My shows that you hear on Spotify and Apple Podcasts go through a few steps before they get to you. I hope this page helps you learn more about how I podcast.
What do you need to start a podcast?
To start a podcast, you need something to say, equipment to record it, and a way to get it online. These steps can get as simple or as fancy as you want, but they’re still just options that get better as we improve as podcasters.
Something to say
A podcast about “anything and everything” is like when I step into the bus and have to hear the conversation of the people behind me. I don’t know if it’s going to be good or bad or interesting to me.
Since listeners have a choice in what they want to hear, make it clear to them what you will talk about and let them choose if they want to listen or not. Then keep the same topic going and they’ll keep coming back. Eventually, they’ll tell somebody and they will too know what to expect.
Equipment to record it
A microphone, a computer (or tablet, or cell phone), and an app to edit your audio. Sure, you can record on your phone, but you’ll hear strange hissing sounds, echoes, and handling noise when you touch your phone so do your best to minimize that. Record under a blanket, don’t touch your phone, be in the quietest place you can find, and find the sweet spot with how far to be away from the phone’s mic.
At first, you won’t know if your quality is good or bad, and I think you can use that as a tool to do what ever you want because you don’t know any better. This is an amazing time that never comes back… please use it to your advantage!
If you have a microphone and a computer with recording software, use that! As you get better at listening for quality of content and audio, you’ll start wanting to upgrading your stuff or improving your content somehow.
Here’s a pattern I’ve noticed as people start getting more advanced:
- Smartphone + headset mic + voice memo app + Garageband/Audacity
- USB microphone + computer + GarageBand/Audacity
- XLR dynamic microphone + audio interface + computer + Hindenburg/Reaper/Audacity/Garageband
- XLR condenser microphone + audio interface + recording studio + computer(s) + Protools/Adobe Audition/Logic Pro/Reaper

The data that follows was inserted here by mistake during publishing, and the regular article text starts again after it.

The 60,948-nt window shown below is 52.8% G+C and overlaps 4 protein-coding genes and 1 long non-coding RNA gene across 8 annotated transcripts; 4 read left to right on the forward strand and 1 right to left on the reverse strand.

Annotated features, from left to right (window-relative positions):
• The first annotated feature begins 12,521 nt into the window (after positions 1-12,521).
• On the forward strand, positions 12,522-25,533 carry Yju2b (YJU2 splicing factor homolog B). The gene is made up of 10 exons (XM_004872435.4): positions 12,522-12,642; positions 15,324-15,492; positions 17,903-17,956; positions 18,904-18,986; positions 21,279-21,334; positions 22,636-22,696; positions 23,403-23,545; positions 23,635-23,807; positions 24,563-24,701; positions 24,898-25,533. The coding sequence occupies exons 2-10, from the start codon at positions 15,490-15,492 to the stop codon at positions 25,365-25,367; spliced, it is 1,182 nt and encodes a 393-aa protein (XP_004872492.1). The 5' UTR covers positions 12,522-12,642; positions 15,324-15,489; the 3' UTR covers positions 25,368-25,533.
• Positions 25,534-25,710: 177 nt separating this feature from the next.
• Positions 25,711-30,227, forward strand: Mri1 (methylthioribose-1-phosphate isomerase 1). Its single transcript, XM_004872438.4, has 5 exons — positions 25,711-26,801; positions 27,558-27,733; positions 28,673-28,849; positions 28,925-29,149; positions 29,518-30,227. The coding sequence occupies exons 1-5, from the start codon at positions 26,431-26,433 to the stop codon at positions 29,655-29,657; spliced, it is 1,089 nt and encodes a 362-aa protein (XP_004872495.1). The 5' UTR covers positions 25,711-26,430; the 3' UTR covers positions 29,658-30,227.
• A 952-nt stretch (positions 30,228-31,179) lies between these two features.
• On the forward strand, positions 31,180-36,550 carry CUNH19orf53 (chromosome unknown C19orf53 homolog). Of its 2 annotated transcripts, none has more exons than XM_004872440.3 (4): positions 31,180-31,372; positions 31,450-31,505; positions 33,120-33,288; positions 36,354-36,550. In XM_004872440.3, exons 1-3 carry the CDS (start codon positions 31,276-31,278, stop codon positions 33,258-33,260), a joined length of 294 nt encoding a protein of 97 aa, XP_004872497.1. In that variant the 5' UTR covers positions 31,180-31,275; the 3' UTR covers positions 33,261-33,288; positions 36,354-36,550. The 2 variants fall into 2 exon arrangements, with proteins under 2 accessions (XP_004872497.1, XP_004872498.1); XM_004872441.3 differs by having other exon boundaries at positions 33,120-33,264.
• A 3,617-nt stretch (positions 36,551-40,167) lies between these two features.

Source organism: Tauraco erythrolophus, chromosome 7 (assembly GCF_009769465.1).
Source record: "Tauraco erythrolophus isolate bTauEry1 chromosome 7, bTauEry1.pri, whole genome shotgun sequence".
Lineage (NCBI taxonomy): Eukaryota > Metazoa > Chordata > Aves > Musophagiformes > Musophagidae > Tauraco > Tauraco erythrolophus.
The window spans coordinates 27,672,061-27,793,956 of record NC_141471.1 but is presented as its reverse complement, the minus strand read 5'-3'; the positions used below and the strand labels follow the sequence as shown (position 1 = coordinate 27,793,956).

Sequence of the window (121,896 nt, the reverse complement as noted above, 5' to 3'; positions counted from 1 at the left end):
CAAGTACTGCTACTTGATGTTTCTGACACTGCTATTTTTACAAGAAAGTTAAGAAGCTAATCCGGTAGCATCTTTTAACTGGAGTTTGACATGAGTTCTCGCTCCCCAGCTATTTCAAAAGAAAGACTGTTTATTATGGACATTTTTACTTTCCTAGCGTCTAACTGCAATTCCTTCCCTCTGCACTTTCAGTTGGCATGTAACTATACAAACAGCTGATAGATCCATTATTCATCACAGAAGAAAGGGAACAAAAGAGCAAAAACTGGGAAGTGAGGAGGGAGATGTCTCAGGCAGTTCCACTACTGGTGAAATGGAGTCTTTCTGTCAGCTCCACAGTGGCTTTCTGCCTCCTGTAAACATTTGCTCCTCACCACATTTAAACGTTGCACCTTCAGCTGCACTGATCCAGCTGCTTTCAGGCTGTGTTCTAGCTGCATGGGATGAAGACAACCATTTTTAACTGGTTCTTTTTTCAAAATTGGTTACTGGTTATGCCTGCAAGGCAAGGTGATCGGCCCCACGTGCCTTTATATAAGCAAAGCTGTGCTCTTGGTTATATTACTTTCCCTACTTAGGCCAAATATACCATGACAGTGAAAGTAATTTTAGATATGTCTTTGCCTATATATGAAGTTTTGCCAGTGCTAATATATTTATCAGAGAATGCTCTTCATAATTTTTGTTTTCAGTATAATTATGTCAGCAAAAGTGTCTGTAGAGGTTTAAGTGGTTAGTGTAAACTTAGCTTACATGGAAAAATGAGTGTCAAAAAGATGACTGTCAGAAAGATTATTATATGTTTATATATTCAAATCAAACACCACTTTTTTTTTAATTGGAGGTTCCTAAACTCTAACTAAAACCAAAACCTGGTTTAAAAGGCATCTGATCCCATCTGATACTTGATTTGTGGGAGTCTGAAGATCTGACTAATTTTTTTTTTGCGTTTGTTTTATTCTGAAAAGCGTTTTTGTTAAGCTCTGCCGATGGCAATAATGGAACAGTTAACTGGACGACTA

You’d be surprised by how many full-time podcasters killing it with audio are on the number 2 area of the equipment list.
Nobody’s checking your equipment or judging you on it because nobody can see it! Just do your thing with the best equipment that you have access to.
A way to get it online
Podcast hosting services make it super easy to upload your audio and have it distributed to Spotify, Apple Podcasts, Amazon Music, and all other apps. You just upload once and BOOM! it appears everywhere.
These services can range from free to super expensive (ahem, Megaphone and Art19).
I use Spreaker for my hosting and it is so easy to monetize using their tools. I don’t know why people would use any other service as an indie podcaster. If you don’t want to pay or can’t afford a hosting service, there are free ones available, like RedCircle and Anchor.fm.
Podcasting Equipment to Buy
They have these bundles nowadays that have everything you need to get started, including an audio interface, a microphone, and even subscriptions or free software to edit your content! A friend and cohost of a show has the Focusrite bundle, but Shure also has their bundle.
I think that makes it super easy and if I was starting all over again, I’d go for that.
However, when I was starting out, I didn’t know if this was going to turn into a job for me. It was just a fun hobby and an experiment, so I chose the best cheapest microphone I could find: the Audio-Technica ATR2100-USB microphone.
I plugged that into the computer and that was it. No fiddling around, no having to learn anything extra. I put my earbuds into the monitoring jack and listened to myself talk. It was so cool.
The audio showed up in Garageband and I edited my sound directly from there after I was done.
Oh, that’s right. I did have to look a few Youtube videos on how to edit audio, but it was literally just cutting the sound into segments, removing what I didn’t want, and doing my best to make it sound ok by using plugins that removed background noise.
Eventually, I got a pop-filter, a Shure SM58 singing microphone with an audio interface, and dedicated editing software. The difference was impressive!
I’d still be recording the same way today, but I eventually started noticing subtle things in audio that I wanted to fix but wouldn’t be able to without different equipment.
My podcasting gear